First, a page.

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research-article

Computationally Efficient Imprecise Uncertainty Propagation

[+] Author and Article Information
Dipanjan D. Ghosh

Graduate Research Assistant
Department of Mechanical and Aerospace Engineering,
University at Buffalo-SUNY,
5 Norton Hall, Buffalo, NY 14260

Andrew Olewnik

Mem. ASME
Research Associate
New York State Center for Engineering Design, and Industrial Innovation,
University at Buffalo-SUNY,
5 Norton Hall, Buffalo, NY 14260
e-mail: olewnik@buffalo.edu

1Corresponding author.

Contributed by the Design Automation Committee of ASME for publication in the JOURNAL OF MECHANICAL DESIGN. Manuscript received January 13, 2012; final manuscript received February 15, 2013; published online April 23, 2013. Assoc. Editor: David Gorsich.

J. Mech. Des 135(5), 051002 (Apr 23, 2013) (12 pages) Paper No: MD-12-1027; doi: 10.1115/1.4023921 History: Received January 13, 2012; Revised February 15, 2013

Modeling uncertainty through probabilistic representation in engineering design is common and important to decision making that considers risk. However, representations of uncertainty often ignore elements of “imprecision” that may limit the robustness of decisions. Furthermore, current approaches that incorporate imprecision suffer from computational expense and relatively high solution error. This work presents a method that allows imprecision to be incorporated into design scenarios while providing computational efficiency and low solution error for uncertainty propagation. The work draws on an existing method for representing imprecision and integrates methods for sparse grid numerical integration, resulting in the computationally efficient imprecise uncertainty propagation (CEIUP) method. This paper presents details of the method and demonstrates the effectiveness on both numerical case studies, and a thermocouple performance problem found in the literature. Results for the numerical case studies, in most cases, demonstrate improvements in both computational efficiency and solution accuracy for varying problem dimension and variable interaction when compared to optimized parameter sampling (OPS). For the thermocouple problem, similar behavior is observed when compared to OPS. The paper concludes with an overview of design problem scenarios in which CEIUP is the preferred method and offers opportunities for extending the method.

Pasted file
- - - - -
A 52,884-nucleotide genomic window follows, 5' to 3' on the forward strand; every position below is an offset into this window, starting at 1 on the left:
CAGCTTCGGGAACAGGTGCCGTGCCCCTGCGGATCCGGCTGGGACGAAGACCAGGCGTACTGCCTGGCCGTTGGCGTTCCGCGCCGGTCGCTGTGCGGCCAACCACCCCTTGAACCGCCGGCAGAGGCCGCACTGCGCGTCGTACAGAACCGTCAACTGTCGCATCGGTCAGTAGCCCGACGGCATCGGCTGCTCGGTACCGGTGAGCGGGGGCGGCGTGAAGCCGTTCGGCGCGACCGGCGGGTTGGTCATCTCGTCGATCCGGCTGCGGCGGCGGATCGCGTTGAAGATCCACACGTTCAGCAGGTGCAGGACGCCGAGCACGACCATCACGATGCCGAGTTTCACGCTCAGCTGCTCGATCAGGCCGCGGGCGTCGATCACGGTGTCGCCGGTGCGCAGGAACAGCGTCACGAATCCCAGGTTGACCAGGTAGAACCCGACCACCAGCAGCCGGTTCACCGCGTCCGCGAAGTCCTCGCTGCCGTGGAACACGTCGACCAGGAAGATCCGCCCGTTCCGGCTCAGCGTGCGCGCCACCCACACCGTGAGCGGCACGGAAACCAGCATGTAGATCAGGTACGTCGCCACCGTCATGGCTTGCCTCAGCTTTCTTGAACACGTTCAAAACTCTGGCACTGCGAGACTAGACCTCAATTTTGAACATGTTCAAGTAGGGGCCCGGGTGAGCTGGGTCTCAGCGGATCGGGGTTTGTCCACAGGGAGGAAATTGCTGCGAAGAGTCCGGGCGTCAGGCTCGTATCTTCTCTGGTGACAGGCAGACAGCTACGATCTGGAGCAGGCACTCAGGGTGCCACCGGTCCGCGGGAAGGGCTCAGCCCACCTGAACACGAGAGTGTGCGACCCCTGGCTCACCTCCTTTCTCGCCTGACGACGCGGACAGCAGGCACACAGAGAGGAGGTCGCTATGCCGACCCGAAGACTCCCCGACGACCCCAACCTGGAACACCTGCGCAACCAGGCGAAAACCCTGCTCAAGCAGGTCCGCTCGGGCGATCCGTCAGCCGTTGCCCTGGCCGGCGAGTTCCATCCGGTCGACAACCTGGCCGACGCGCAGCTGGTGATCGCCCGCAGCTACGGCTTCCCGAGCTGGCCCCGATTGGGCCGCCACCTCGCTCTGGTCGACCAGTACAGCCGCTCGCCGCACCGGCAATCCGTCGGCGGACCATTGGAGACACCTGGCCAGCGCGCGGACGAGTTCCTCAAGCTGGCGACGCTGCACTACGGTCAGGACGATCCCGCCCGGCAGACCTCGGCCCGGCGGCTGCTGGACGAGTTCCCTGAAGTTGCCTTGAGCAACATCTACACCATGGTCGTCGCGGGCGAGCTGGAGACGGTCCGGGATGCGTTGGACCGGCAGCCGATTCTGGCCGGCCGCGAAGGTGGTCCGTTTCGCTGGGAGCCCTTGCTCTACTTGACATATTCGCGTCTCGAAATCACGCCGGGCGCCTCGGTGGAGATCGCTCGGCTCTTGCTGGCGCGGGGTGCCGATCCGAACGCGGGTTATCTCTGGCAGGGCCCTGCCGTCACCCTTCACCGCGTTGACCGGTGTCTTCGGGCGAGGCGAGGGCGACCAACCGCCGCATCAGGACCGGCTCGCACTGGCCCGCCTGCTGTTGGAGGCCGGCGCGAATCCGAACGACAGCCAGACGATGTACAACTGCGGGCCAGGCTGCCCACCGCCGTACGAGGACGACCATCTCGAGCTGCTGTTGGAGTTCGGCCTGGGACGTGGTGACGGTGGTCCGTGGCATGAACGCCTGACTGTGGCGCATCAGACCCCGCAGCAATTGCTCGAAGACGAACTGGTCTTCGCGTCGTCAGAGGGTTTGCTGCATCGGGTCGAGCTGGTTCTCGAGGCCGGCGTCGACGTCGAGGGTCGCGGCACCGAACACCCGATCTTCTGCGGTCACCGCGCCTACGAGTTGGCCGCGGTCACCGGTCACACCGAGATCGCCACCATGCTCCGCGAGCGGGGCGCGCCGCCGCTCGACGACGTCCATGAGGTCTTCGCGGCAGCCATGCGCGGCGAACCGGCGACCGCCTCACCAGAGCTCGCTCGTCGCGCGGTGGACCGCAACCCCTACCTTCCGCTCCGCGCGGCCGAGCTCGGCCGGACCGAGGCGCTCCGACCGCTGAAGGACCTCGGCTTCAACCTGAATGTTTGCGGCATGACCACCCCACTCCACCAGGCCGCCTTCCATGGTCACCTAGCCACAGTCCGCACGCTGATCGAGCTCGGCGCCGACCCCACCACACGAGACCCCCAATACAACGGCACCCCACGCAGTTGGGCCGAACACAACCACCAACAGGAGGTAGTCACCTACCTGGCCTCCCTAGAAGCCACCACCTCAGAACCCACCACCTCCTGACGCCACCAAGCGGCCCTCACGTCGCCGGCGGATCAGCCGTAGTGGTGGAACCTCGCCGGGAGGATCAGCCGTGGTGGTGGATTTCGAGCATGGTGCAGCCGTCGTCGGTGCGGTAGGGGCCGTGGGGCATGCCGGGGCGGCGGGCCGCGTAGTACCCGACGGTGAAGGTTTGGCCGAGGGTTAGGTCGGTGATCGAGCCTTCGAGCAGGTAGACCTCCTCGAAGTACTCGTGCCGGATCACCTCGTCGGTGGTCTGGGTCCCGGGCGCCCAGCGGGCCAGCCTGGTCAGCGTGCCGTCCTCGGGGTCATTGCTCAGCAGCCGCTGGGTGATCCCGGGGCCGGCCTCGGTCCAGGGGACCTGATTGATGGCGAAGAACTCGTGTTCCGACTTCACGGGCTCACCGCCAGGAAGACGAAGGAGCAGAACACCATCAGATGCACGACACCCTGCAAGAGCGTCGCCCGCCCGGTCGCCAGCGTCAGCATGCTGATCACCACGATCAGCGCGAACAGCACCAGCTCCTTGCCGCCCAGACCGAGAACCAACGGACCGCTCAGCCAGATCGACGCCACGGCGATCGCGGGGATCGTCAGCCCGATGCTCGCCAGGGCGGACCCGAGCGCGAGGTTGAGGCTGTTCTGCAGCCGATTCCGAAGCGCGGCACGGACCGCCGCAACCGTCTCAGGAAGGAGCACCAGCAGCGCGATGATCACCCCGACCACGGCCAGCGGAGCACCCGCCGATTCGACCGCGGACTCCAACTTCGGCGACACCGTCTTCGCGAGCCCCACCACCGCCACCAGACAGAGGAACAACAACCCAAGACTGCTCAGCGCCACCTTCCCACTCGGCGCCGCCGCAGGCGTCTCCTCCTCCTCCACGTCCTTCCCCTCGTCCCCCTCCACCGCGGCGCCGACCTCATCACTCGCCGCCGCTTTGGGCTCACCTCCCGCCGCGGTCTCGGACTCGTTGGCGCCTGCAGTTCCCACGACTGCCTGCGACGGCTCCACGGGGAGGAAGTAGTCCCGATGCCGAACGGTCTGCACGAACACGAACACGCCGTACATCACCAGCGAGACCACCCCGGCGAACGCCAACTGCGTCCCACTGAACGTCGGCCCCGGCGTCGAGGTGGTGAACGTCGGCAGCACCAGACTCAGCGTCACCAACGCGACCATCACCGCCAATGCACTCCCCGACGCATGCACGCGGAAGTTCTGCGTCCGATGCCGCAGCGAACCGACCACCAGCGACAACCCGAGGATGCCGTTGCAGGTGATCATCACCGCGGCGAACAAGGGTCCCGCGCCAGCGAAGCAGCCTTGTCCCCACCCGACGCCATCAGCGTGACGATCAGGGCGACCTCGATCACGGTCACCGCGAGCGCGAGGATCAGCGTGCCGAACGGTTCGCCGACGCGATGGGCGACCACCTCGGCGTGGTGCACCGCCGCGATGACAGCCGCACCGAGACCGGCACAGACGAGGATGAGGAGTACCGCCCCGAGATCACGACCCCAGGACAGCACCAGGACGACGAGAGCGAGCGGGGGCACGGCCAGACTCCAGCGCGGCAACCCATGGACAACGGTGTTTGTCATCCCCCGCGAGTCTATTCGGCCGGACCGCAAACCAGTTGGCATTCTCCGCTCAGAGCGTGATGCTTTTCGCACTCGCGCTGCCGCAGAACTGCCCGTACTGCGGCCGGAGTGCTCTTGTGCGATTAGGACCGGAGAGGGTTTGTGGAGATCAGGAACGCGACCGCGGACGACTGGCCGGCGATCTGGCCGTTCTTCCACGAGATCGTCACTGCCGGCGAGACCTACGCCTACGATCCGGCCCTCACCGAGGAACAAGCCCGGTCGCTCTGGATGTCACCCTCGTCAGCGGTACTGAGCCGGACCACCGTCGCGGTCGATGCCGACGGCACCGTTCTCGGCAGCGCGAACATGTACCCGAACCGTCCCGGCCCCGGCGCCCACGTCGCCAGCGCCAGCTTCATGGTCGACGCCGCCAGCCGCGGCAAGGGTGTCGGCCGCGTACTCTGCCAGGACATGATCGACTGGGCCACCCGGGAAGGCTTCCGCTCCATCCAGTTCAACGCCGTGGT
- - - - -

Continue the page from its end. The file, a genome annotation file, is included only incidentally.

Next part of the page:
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References

Figures

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Fig. 4

Development of CEIUP

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Fig. 3

Classification of methods for propagating uncertainty

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Fig. 2

Comparison of nonparameterized p-box (left) and parameterized p-box (right) [6]

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Fig. 1

Difference in aleatory and epistemic uncertainty representation [3]

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Fig. 5

P-box representation

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Fig. 6

Effect of dimension on accuracy and efficiency for OPS (gray) and CEIUP (black)

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Fig. 7

Effect of interaction on accuracy and efficiency for OPS (gray) and CEIUP (black)

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Fig. 8

Effect of dimension and interaction on accuracy and efficiency at level 6 for OPS (gray) and CEIUP (black)

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Fig. 9

Accuracy versus function evaluations comparison plot

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